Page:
To be brief and simplistic: Whiskey is made from grain. Rye whiskey is, just as you suspect, a chief-rye grain spirit which began a long historical journey to this post in Ireland and Scotland (surely the reason it could be found in the hand of my elegant British Grandfather) and would be produced in these great colonies when rye became a plentiful grain and issues with taxation and government interference made it an effective production component on these shores. To make a long, long story short, along came the Prohibition (boo! hiss! boo!) and bam! Rye was a tough go.
But the Canadian's continued producing Canadian whiskey which is a mixed-grain spirit often confused with and substituted for rye (American Rye Whiskey).
These days, rye is either very difficult to find in a good form or far too easy to find in a poor one. Jim Beam is the brand you will find at the occasional package store which stocks rye and if you wanted to try this peppery, bouncy, spicy rye whiskey then, for $15 or whatever little they ask, why not? It is, at the very least, a place to begin.
Of late though, Beam Global means to change the virtually non-existent following of rye with the release of an (oh, how it pains me to utter this unfortunate bit of tasteless nouveau riche declasse branding), "Ultra Premium" rye whiskey which will (even more painfully) go by "(rî)1".
Hard to say if the intended consumer here is a new one to rye (contacting the company for answers yielded no response from the marketing group): Someone imbibing conspicuously vs. an connoisseur of fine spirits or an seasoned Elegantologist? One can only wait and hope my spirits guy tips me off. My husband drinks good whiskey (carefully, respectfully, and gently as well as responsibly) and I have to wonder what he and his whiskey-drinking pals would say of a product named in this fashion and needing to post the "ultra premium" verbage so predominately in the branding launch and labelling. Since Josh is very busy with this Naval business, I hopped over to his bar and looked over all the labels. Just as I suspected, they are all understated, elegant, and appealing in an heirloom-like fashion. It is not looking good for labels full of pretentious wordy-words!
Now that I have called your attention to rye and even Beam's website curiously and confusingly encourages mixing their ultra premium stuff, it is time I move you on to the drink mixtures of note for rye whiskey. In my reading, I crossed several internet recipes which use Canadian whiskey for the Manhattan and still others with bourbon. Heavens, no! And other offenses likely derived from days of rye's complete inaccessibility. Witness. Note. Heed:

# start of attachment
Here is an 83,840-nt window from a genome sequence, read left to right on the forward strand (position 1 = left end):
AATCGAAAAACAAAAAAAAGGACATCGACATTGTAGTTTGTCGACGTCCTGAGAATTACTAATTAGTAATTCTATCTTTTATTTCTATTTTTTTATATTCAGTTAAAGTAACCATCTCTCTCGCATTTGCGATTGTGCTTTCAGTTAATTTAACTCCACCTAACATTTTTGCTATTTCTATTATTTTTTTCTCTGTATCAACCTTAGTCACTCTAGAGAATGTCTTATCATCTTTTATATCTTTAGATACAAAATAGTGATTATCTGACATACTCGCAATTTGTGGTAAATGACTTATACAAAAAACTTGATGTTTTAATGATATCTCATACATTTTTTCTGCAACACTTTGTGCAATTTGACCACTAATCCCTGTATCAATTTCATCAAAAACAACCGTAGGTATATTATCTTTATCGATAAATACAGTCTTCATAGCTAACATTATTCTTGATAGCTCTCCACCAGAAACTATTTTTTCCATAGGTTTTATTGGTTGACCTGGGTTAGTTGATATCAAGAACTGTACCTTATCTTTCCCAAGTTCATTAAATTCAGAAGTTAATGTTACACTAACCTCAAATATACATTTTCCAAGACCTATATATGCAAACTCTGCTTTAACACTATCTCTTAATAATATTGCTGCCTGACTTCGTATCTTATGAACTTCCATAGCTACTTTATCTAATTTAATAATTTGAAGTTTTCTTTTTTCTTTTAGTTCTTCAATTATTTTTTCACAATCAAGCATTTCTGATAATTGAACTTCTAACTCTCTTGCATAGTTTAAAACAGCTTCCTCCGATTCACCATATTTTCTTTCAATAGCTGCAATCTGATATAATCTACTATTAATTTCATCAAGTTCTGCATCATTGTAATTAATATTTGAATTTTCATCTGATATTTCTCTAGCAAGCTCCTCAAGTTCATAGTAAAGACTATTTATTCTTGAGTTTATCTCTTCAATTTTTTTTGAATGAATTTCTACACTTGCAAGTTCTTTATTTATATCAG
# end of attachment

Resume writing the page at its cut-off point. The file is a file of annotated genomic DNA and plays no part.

"When properly built, the Manhattan is the only cocktail that can slug it out toe-to-toe with the martini. It's bold and fortifying, yet as relaxing as a deep massage. J.P. Morgan used to have one at the close of each trading day. It's that kind of drink.
"When properly built" -- there's the problem. For a real Manhattan, you need rye whiskey. No amount of fiddling with the vermouth and bitters can save this drink if you've got bourbon in the foundations; it's just too sticky-sweet. But with rye, this venerable creation -- its roots stretch back to the old Manhattan Club, in 1874 -- is as close to divine perfection as a cocktail can be. The harmony between the bitters, the sweet vermouth, and the sharp, musky whiskey rivals even that existing between gin and tonic water.
All things change, and immortality is not in the grasp of man or his creations. For many a year, it seemed that the virtual disappearance of rye meant that the real Manhattan had gone the way of the Aztecs. Luckily, that's not the end of the story. The wave of high living that washed us out of the last century has brought with it a renewed interest in fine, funky old things like cigars, big-band jazz, and rye whiskey. Sure, sometimes this gets carried to extremes, but if that means that nobody will ever again pour a bourbon Manhattan, we'll gladly put up with all the dips#%!s in "Make Mine with Rye" T-shirts. "
-The Wondrich Take, Esquire.com
2 parts American rye whiskey
1 part sweet vermouth
1 dash bitters
Garnish with cherry or orange twist.
This discussion would not be complete if to your rye understanding was not added the venerable Sazerac which also properly requires rye whiskey.
As for serving rye, there was once glass called a Manhattan but since the drink is not in high vogue, the glass is not found in every household. Use a cocktail or martini glass instead. If the whiskey is to be served neat and you have a glassware stocked bar, you could ask your guest if he or she prefers a tumbler or single malt snifter or just default to the snifter: Some believe the nose of the spirit is enhanced by the wide bottom and slimmed neck. Here are two shapes I find alluring from one of my favorite elegant gentlemen's web retailers, onthefly.com:
Ravenswood Tumbler, Set of four, $90
Ravenswood Single Malt Snifter, Set of four, $90
As for ordering a Manhattan or traditional rye mixed drink, be clear: Though a few bartenders may look at you as you had just called them a moron, make no assumptions: Manhattan, American rye, please. Discussions on garnish can evidently cause blood to be shed on some sites when mentioned by fellow mixology bloggers, so I will tell you that there is disagreement on the maraschino cherry and the orange twist. My Grandfather's was always served with a cherry, however. All those who really mix seem to agree that maraschino cherry juice is an absolute no-freaking-no here and the same goes for pre-mixing the cocktail.
As for a Rye and Ginger, there is gratefully less controversy: 1 oz American rye in a tumbler, add good ginger ale. My Grandfather had mastered elegance right down to the tumbler in his palm, as you can see.